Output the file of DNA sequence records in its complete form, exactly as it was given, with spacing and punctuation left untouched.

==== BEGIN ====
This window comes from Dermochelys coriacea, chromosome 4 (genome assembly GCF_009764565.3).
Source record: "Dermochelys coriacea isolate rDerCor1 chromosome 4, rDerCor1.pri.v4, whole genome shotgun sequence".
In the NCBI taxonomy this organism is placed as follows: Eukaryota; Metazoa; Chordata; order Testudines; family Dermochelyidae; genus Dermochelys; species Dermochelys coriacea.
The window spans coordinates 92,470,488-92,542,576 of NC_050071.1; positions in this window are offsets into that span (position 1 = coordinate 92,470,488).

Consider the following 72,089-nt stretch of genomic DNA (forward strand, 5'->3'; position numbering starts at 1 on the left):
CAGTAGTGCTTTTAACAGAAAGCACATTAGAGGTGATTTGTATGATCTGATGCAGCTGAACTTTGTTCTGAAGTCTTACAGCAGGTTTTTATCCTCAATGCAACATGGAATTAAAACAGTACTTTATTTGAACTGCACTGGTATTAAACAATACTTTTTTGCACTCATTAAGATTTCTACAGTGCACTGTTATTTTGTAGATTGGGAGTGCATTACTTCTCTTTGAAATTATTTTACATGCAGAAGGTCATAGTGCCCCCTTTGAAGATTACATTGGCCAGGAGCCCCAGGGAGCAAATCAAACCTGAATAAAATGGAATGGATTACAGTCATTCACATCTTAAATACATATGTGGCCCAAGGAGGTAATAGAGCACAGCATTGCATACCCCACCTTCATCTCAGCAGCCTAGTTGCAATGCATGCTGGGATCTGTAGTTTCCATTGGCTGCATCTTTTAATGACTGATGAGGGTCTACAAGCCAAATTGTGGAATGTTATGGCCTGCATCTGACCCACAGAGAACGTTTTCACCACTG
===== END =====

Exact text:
This window comes from Dermochelys coriacea, chromosome 4 (genome assembly GCF_009764565.3).
Source record: "Dermochelys coriacea isolate rDerCor1 chromosome 4, rDerCor1.pri.v4, whole genome shotgun sequence".
In the NCBI taxonomy this organism is placed as follows: Eukaryota; Metazoa; Chordata; order Testudines; family Dermochelyidae; genus Dermochelys; species Dermochelys coriacea.
The window spans coordinates 92,470,488-92,542,576 of NC_050071.1; positions in this window are offsets into that span (position 1 = coordinate 92,470,488).

Consider the following 72,089-nt stretch of genomic DNA (forward strand, 5'->3'; position numbering starts at 1 on the left):
CAGTAGTGCTTTTAACAGAAAGCACATTAGAGGTGATTTGTATGATCTGATGCAGCTGAACTTTGTTCTGAAGTCTTACAGCAGGTTTTTATCCTCAATGCAACATGGAATTAAAACAGTACTTTATTTGAACTGCACTGGTATTAAACAATACTTTTTTGCACTCATTAAGATTTCTACAGTGCACTGTTATTTTGTAGATTGGGAGTGCATTACTTCTCTTTGAAATTATTTTACATGCAGAAGGTCATAGTGCCCCCTTTGAAGATTACATTGGCCAGGAGCCCCAGGGAGCAAATCAAACCTGAATAAAATGGAATGGATTACAGTCATTCACATCTTAAATACATATGTGGCCCAAGGAGGTAATAGAGCACAGCATTGCATACCCCACCTTCATCTCAGCAGCCTAGTTGCAATGCATGCTGGGATCTGTAGTTTCCATTGGCTGCATCTTTTAATGACTGATGAGGGTCTACAAGCCAAATTGTGGAATGTTATGGCCTGCATCTGACCCACAGAGAACGTTTTCACCACTG